Non-fungible tokens: purchase is not complete ownership


Si Gyeongmin

Sep 09, 2021

NFTs (Non-Fungible Tokens) are essentially tradable JPEG or GIF images. When a buyer purchases a piece of NFT from the creator, he obtains its ownership, and the NFT also becomes the property of the buyer. The digital nature of NFTs makes it easy to copy and reprint, which raises questions about copyright law. Experts say that people need to understand the limitations of NFTs before buying them.

In March 2021, artist Beeple’s digital mosaic painting was auctioned at Christie’s auction house for $69 million. NFTs entered the public view for the first time. This blockchain-based encrypted asset opened a new era in the field of digital collectibles. Since then, there has been explosive growth.

On the blockchain, digital cryptocurrencies are divided into two categories: coins and tokens. The former, such as Bitcoin and Ethereum, have their own main chain and use transactions on the chain to store ledger data. The tokens are attached to the existing blockchain and use smart contracts to record the ledger, such as attached to tokens released on Ethereum.

Tokens can be divided into two types: fungible and non-fungible. Fungible Tokens, or FTs, refer to tokens that can be substituted for each other and can be split infinitely. One kind of Bitcoin can be directly exchanged with another kind of Bitcoin without any difference in essence. Non-Fungible Tokens, or NFTs, are the only and indivisible tokens because their underlying assets are unique to a certain extent and cannot be exchanged in the same way.

NFTs have been widely used in this field since they first emerged in the art world. It is worth noting that most of them are traded on exchanges such as OpenSea and Rarible as collectibles. Recently, 8888 cute "chunky penguins" have caused a sensation. Each of them has its own unique characteristics. One of them was sold for 150 Ethereum (about US$500,000), setting a new record.

However, whether it is a great digital artwork or a cute digital penguin, NFTs basically exist in the form of tradable JPEG or GIF pictures, so they are different from physical collections. Unless it is on the screen, NFTs owners cannot display these items at all. So, what do people actually get when they buy NFTs? From a legal point of view, what does the buyer really have?

1. New frontier

To understand NFTs, we must first understand the meaning of "fungible". The word "fungible" comes from the Latin verb "fungi", which means "turn round”. In a broader context, this means interchangeability, which has to do with whether something can be exchanged.

Currency has circulation value, and any 10 pound note can buy goods worth 10 pounds. NFTs are different, they cannot be exchanged for the same kind. Each one is unique, even is a limited edition.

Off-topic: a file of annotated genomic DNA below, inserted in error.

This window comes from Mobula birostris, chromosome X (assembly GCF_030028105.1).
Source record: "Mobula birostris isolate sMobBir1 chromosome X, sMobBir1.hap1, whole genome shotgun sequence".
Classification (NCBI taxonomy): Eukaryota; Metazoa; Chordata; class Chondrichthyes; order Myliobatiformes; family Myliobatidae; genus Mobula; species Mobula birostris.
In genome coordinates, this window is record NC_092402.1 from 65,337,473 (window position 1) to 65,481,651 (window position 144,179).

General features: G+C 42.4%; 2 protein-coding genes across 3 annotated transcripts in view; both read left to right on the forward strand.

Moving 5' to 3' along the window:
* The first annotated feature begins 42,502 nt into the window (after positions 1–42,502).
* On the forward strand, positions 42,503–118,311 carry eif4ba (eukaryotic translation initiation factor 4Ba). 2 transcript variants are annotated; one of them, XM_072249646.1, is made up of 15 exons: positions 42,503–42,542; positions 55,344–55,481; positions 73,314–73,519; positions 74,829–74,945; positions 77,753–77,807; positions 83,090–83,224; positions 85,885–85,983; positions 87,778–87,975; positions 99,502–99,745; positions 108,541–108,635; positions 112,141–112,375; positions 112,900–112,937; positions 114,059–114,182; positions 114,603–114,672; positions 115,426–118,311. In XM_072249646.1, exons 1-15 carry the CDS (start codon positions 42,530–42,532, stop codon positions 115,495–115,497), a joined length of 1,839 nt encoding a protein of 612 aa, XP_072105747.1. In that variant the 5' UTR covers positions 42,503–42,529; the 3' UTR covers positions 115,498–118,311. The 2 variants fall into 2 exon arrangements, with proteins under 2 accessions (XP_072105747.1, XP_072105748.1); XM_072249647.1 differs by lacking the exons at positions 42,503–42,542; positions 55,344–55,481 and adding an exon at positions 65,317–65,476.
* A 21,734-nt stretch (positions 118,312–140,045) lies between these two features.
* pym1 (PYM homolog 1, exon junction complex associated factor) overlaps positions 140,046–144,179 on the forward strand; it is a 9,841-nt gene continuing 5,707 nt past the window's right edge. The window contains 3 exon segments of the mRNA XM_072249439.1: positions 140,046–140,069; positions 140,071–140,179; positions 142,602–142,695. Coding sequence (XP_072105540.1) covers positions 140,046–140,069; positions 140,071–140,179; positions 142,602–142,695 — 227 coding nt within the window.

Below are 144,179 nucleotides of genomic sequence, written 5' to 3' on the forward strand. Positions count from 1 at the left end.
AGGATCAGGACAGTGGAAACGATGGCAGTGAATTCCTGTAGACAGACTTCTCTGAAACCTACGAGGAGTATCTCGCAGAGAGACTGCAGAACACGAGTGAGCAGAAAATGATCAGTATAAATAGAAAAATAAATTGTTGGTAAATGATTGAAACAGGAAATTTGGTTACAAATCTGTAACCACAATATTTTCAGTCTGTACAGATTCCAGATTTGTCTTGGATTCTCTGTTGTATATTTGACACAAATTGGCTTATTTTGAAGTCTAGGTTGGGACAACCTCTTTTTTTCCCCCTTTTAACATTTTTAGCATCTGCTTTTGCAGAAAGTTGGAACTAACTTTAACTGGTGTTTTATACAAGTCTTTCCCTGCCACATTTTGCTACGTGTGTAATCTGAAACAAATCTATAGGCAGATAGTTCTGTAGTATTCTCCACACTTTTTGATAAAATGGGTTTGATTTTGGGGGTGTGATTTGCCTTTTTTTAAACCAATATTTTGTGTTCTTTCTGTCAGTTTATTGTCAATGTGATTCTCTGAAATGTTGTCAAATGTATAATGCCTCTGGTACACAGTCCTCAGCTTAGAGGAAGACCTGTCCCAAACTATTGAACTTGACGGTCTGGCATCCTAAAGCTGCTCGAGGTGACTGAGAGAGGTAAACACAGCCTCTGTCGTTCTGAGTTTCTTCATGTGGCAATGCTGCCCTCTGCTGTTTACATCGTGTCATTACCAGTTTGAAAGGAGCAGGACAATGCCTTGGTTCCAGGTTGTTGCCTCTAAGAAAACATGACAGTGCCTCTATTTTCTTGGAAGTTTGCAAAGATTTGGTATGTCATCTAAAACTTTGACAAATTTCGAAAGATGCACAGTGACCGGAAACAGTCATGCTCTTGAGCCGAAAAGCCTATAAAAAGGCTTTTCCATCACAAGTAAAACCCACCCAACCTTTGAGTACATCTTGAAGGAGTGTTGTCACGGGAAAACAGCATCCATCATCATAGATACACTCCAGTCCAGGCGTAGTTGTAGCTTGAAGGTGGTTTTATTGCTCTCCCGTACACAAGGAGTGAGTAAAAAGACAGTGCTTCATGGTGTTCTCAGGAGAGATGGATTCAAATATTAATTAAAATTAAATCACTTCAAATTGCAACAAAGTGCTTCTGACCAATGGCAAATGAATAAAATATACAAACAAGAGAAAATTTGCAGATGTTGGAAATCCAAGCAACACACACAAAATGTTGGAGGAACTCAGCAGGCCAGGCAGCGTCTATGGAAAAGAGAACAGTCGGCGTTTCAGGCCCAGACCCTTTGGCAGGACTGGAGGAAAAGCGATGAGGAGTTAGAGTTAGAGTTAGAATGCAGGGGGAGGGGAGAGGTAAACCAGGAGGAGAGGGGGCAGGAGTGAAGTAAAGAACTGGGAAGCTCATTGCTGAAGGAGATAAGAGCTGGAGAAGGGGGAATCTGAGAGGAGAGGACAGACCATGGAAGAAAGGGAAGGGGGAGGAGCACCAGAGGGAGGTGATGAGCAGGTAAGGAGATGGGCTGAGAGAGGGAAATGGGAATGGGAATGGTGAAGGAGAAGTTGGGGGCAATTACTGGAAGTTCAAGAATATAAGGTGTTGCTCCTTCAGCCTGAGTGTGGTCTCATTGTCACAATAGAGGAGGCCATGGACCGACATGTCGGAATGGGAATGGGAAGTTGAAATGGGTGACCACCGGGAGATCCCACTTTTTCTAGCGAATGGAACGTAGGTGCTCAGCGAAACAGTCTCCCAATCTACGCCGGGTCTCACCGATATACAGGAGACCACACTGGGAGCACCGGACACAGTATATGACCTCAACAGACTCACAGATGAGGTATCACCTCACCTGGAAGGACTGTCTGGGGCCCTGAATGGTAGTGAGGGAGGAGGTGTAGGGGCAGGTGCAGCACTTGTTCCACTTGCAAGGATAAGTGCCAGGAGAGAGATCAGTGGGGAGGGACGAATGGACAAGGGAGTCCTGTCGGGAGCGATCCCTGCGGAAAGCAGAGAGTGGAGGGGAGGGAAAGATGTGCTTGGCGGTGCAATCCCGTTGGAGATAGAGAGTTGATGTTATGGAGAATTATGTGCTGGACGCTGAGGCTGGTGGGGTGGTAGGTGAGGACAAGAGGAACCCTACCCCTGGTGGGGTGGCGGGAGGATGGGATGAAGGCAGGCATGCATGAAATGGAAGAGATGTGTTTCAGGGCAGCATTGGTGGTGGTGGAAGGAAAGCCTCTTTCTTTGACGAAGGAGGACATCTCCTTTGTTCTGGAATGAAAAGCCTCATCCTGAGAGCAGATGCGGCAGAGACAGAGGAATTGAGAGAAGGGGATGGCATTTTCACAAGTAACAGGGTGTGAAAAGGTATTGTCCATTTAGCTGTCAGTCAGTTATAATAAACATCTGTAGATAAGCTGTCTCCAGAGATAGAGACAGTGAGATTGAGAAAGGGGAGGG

Content sold in the form of NFTs can be created in a variety of ways. It can be generated by a computer, which is the basis for the production of 10,000 unique CryptoPunks (a pixel avatar project in Ethereum) in 2017. NFTs can be presented in the form of collaborative works, such as the British singer-songwriter’s series of music, First. They can also represent independent works, such as Beeple’s artwork; or a series of items, such as Kings of Leon’s "NFT Yourself" series (asset provided Including music albums with unique features and special concert tickets).

NFTs create opportunities for new business models that did not exist before. Artists can add clauses when trading NFTs to ensure that each time they resell their work, they can get a portion of the proceeds. This means that as long as the value of the work increases, the creator will benefit. It is true that the team also uses similar contract terms when selling players, but NFTs no longer need to track the progress of assets, and smart algorithms can automatically perform the contract at the time of sale.

New art platforms such as Niio art can display their digital works in a very simple way. When customers borrow or purchase artworks from the platform, they can ensure that there is no copyright ownership issue for the works on the screen, because NFTs and blockchain can guarantee that the ownership is true.

The emergence of NFTs gives musicians the opportunity to bring better performances and benefits to fans. As for sports memorabilia, people always think that 50% to 80% of the items are counterfeit. If they are included in NFTs and the creator's clear transaction history is fed back, this forgery problem can be overcome.

2. Limited rights